Transverse Abdominis…Where are you? Here I am. Here I am. How do you do?

That song is so freaking annoying, isn’t it? My kids listen to it all the time.  Did you know they have a variety of finger types.  Shark families, fish families, super hero families, bug families.  The list goes on. The twins love them all.  Enough about bad nursery rhymes.  Let’s talk about our transverse abdominis.  (I hear you clapping and shouting “hooray.”)

Your transverse abdominis is your inner most abdominal muscles.  They act like a corset to hold your innards…in.  After we have babies, it is very common for the linea alba tissue (the line between the six-pack) to get stretched. Linea alba means white line, and it is white because it is  composed mostly of collagen connective tissue.  Because it is connective tissue, and our bodies stretch with pregnancy, that rubber band sometimes doesn’t want to snap back (my boobs didn’t either, as it turns out).  The result is often diastasis recti, an abdominial separation experienced by one in three moms.  It is important to heal these overtaxed muscles by strengthening our transverse abdominis and tightening that corset. Even if you don’t have an abdominal separation, it is super beneficial to learn how to use these muscles.  It will help tone and flatten your core, give you added strength, and protect your back.  I wish I had known about my TA years earlier.  Oh, and how I wish I knew about them while pregnant.  I would have been training these giant abdominal muscles.

These two exercises can help you get in touch with your TA.  Once you understand how to engage your core, you will find that you feel stronger and that you abs look more toned even though you aren’t doing crunches (gasp).  Check it out. Let me know if you have questions.  It can be very confusing to learn, and the whole breath timing bit takes some getting used to!

Protect yourself!

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2 Comment

  1. Jessica says: Reply

    Hi Ashley! First of all, I have to say thank you for creating a website that is a breath of fresh air in the realm of postpartum fitness! I always find myself nodding along and laughing with your writing and really appreciate your down-to-earth tone and excellent advice. Thanks for sharing your knowledge in a way that is so enjoyable to read!

    I have a question about trying to activate the transverse abs. When I follow all of the cues, it feels like nothing is happening. Like I’m trying to pull in and lift but my abs just stay in place. (My belly button won’t pop the balloon!) I have diastasis recti (3 finger separation at and above navel with only 1 finger below) and am currently 6 months postpartum after big baby number two did a number on my short-waisted abs.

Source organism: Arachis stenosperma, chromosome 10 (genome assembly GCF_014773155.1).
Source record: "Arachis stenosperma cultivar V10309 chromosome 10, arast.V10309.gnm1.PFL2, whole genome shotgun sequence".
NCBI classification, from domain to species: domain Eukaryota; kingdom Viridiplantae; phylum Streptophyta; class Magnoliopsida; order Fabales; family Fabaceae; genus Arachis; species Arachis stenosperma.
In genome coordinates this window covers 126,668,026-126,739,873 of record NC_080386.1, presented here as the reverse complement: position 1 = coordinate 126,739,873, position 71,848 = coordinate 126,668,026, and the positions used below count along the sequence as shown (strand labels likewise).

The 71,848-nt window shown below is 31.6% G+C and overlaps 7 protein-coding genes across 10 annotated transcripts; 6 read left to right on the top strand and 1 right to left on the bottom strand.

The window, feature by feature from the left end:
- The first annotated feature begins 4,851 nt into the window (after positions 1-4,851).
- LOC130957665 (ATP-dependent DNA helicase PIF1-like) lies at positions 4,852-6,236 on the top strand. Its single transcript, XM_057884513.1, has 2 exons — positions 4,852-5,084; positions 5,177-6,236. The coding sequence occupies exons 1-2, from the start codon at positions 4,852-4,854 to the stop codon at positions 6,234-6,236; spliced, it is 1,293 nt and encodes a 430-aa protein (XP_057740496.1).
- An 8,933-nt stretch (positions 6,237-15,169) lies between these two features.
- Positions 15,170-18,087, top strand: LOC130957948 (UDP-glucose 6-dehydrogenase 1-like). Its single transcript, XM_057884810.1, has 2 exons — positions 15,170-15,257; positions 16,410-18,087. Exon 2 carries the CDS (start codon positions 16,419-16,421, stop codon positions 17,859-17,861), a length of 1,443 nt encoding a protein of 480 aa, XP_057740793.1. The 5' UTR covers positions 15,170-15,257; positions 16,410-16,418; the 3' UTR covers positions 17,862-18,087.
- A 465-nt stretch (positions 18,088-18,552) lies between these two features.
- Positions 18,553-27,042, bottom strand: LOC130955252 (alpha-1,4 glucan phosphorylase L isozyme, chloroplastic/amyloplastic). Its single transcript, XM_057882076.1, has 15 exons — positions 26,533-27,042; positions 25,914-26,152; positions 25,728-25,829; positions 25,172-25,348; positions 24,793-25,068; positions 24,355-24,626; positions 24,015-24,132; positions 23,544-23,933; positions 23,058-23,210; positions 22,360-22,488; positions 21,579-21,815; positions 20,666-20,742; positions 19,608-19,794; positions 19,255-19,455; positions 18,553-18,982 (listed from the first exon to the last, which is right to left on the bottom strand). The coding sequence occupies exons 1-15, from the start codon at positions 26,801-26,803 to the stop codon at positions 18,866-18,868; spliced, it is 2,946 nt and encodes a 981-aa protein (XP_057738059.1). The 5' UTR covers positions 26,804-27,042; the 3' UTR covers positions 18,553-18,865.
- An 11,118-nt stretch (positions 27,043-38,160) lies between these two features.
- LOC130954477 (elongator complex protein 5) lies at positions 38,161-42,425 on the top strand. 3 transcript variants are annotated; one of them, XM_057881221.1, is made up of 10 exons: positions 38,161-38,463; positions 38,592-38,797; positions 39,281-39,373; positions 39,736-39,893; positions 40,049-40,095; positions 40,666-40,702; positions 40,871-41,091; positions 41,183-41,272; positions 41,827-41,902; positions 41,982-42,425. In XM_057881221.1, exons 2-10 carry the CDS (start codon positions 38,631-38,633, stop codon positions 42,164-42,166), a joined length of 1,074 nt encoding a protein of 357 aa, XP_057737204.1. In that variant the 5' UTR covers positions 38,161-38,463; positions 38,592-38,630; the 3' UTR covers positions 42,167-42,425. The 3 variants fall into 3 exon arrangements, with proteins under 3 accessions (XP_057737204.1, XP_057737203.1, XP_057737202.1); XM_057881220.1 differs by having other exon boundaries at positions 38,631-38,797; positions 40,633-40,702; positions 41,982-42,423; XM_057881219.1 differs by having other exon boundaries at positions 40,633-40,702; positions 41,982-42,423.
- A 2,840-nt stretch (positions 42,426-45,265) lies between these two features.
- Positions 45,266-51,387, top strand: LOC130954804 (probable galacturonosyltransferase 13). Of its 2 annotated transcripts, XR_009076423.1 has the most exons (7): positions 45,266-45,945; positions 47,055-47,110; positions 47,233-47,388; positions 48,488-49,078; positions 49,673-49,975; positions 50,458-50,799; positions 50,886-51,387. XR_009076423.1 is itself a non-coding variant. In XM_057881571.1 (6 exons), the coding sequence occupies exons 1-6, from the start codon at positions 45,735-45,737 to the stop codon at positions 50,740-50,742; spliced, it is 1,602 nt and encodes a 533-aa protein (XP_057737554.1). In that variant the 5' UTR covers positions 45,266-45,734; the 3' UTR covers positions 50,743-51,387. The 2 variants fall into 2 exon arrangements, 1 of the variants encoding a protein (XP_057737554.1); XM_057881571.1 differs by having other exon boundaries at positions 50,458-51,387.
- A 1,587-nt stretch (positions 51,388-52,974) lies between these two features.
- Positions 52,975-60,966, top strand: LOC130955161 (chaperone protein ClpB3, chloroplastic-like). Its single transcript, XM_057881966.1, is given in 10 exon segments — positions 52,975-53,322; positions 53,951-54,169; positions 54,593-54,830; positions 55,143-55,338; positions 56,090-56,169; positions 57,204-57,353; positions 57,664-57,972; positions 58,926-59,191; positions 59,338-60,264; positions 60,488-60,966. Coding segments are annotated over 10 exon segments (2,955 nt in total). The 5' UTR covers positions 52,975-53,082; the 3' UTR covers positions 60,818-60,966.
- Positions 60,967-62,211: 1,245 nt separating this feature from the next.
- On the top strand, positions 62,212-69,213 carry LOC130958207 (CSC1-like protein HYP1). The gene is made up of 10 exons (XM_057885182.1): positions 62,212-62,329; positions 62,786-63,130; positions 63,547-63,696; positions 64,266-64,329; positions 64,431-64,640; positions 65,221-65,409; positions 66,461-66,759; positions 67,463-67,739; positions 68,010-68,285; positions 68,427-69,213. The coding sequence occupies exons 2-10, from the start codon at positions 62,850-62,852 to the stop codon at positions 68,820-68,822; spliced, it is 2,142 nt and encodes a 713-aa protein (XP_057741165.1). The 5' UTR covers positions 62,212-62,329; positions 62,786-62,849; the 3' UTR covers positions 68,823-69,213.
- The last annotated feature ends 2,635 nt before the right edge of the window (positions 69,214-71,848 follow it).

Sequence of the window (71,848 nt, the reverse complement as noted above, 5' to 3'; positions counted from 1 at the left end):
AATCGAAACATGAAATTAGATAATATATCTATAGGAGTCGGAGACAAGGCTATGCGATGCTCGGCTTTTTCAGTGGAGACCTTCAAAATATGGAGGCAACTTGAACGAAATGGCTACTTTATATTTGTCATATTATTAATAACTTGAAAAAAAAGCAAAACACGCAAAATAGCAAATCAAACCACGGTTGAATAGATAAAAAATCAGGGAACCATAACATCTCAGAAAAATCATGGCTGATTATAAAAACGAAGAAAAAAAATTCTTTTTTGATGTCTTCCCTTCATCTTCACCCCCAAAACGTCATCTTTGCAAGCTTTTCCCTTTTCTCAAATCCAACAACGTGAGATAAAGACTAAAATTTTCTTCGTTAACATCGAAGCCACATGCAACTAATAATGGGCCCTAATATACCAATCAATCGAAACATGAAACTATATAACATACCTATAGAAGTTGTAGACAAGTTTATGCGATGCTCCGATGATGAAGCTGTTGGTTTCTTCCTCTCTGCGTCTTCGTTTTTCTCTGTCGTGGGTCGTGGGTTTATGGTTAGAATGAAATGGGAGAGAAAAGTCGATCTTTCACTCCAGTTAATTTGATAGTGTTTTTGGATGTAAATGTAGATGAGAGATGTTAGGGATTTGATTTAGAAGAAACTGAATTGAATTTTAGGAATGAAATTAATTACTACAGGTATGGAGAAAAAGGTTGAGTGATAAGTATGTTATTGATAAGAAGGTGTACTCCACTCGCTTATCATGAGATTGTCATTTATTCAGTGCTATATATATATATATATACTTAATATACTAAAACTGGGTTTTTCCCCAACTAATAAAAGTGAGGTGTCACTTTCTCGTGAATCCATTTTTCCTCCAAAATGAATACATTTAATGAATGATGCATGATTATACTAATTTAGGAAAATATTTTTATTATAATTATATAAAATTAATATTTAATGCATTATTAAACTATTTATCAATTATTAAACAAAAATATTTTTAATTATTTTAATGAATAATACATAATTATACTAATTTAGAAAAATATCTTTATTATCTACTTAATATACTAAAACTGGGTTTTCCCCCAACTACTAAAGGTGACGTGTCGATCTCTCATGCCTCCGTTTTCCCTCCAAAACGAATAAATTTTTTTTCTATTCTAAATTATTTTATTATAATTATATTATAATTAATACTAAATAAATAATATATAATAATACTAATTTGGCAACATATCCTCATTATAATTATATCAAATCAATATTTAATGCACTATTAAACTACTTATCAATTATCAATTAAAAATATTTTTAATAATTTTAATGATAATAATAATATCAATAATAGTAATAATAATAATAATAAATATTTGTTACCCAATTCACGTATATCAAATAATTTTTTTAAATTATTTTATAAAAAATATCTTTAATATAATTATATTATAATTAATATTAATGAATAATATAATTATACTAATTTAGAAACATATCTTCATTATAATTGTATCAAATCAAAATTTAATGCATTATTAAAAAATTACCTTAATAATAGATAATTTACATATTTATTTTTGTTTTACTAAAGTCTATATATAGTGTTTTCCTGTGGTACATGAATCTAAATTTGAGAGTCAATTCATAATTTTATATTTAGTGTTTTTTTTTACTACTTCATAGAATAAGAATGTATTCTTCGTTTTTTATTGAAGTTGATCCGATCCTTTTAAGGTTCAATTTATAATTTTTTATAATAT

Is it possible that I’m so weak in the core that I’m just not recruiting the transverse abdominis? How is it supposed to feel when activated? Any advice would be appreciated. I’m currently on wait lists to see pelvic floor physical therapists because there are so few in my area, and I want to work on healing so I can get back to running and lifting. Thanks!

    1. Thank you so much for the kind feedback. Let’s talk transverse abdominis. It is a difficult muscle to find if you are unaware. First of all, if your pelvic floor PT turns out to be good at his/her job, you will find it for sure on your first visit. In what city do you live? In the meantime, try watching this: http://www.getmomstrong.com/2016/09/16/transverse-abdominis-where-are-you-here-i-am-here-i-am-how-do-you-do/. This can be a good “drill” that helps you to feel it. The next step is learning to use your breath with those muscles and the pelvic floor. http://www.getmomstrong.com/2016/12/13/monday-move-the-vacuum/. Last tip is to lay flat on your back when you are doing the vacuum move. Place your hands on your public bones–one on each side. You should actually be able to feel your pubic bones pull in more toward the center of the body. Also, doing the vacuum in a mirror can be helpful. Again, if activated properly, you will see your belly button rise up an inch or so.

      Really last tip–your breath is opposite of what we think. We are so used to sucking in–i.e. holding our breath and sucking in our tummy. You fill belly with air on the inhale, and use an audible “haaahhh” to release the air. As you exhale, and draw in, you should feel your core activate. I’d be happy to FaceTime you and help you try to get it!

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